Assessing MSPAP: Who Gets Scores for What?

by Aparna Balakrishnan
       THE MARYLAND SCHOOL Performance Assessment Program, better known as MSPAP, is a rather controversial testing tool used to evaluate Maryland public schools.

       MSPAP tests students to determine how well they can solve problems individually and in groups, to see if they can apply what they have learned in the classroom to real-world problems, and to assess how well they can relate and use knowledge from various subject areas. Yet, though teachers strive all year to prepare their students for the test, neither they nor their students receive feedback about how well they did as individuals. Only the school is scored.

       The MSPAP, introduced by the Sondheim Commission in 1989, was approved by the State Board of Education in 1990. This evaluation goes hand-in-hand with the Comprehensive Test of Basic Skills, or CTBS, administered to grades 2, 4, and 6. The CTBS tests about 70% of what is being taught in classrooms, while the MSPAP has been designed to test all 100%, assessing student progress in reading, writing, language usage, mathematics, science, and social studies. “It was necessary to pick a test that would correspond to teaching, and that would help give information on what is taught in the classrooms,” says Assistant Superintendent Ron Peiffer.

       Annually administered in May to grades 3, 5, and 8, the MSPAP takes about eight hours to administer over a five-day period. In the following months, the tests are scored by about 650 specially trained teachers from four different regions in the state.

       Ostensibly to save time and make the final pooling of results easier, the MSPAP is broken up into three “forms,” or ways to measure achievement in all of the subjects. Students are assigned randomly to one of these forms.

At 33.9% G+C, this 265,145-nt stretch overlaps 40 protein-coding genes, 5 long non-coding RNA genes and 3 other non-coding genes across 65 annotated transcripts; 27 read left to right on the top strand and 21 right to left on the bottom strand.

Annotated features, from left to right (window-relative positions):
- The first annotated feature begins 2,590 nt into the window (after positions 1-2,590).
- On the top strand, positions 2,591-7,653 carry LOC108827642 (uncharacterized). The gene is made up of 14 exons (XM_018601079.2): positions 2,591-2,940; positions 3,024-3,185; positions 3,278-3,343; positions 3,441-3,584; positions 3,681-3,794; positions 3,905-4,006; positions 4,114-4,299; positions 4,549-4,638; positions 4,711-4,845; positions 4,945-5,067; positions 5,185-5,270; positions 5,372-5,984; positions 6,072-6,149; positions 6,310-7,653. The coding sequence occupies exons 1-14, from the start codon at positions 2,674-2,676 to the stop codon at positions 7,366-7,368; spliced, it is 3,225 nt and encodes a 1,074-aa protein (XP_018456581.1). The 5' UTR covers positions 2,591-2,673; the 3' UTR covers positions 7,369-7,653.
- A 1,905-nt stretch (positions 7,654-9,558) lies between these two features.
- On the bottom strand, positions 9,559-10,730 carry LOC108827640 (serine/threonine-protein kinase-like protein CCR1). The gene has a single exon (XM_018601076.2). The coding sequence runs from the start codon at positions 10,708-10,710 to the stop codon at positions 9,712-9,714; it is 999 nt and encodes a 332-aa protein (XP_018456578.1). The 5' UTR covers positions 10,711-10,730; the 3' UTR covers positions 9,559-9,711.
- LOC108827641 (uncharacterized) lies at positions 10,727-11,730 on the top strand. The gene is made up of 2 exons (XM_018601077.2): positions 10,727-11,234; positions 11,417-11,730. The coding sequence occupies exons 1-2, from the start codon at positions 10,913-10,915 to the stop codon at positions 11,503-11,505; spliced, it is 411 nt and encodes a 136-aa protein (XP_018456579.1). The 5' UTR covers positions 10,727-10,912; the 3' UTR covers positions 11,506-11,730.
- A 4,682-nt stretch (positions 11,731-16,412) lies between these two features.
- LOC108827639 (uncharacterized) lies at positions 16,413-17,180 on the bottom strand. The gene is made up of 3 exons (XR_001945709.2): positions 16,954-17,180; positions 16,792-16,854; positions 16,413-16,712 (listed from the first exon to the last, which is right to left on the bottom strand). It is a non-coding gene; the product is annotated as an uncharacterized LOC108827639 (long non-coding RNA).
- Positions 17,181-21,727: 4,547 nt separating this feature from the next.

Test questions are not limited to “right” or “wrong” answers, but can involve “open response” or open-ended answers.

       Individual student test results are not readily available, but it is possible for students, parents, and teachers to request to see individual scores. State school officials assert that individual scores don’t mean much because each form of the test represents only a third of the data used in the overall evaluation.

       There is a “state satisfactory standard” for schools of 70%, representing the percentage of students at a given school who achieve a “satisfactory” score.

       MSPAP is evaluated annually for its efficacy through a three-step process. Before its release, the content of the test is reviewed by third, fifth, and eighth grade teachers. The second step involves evaluating the technical aspects of the program; this is done by a group of nationally recognized experts in consultation with the companies that prepare the tests. These companies are required to produce a new technical manual every year.

       Lastly, Mr. Peiffer says, “There is a sort of ‘open door’ for research and university studies.” These studies examine whether the test is doing what it is supposed to. Almost 200 such studies have been produced in the last ten years, and are available on the Department of Education’s website.

       Since the MSPAP’s inception, there has been disagreement concerning the usefulness and fairness of the test and the way results are handled. Some feel that the MSPAP is an accurate and useful assessment of school performance, while others feel it is unfair to make students test for so long without any personal feedback.

       Concern has been expressed that some students feel stress and even desperation when confronted with the test, and their parents worry. Teachers are concerned that the MSPAP assessment may reflect poorly on their classes because of poor performance by a few students.

       Critics of the MSPAP, which costs $30 per student to administer, question if the test is necessary, since students are already being evaluated by other tests that provide individual scores.

       Proponents of MSPAP acknowledge these concerns, but say it is the best way the state has yet developed to ascertain how well a given school is educating students to reason well and apply knowledge to real-world situations.

       For more information about the MSPAP and other programs, go the the Maryland State Department of Education Website, at www.msde.

       Aparna Balakrishnan is a senior at Roland Park Country School.


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This story was published on August 1, 2001.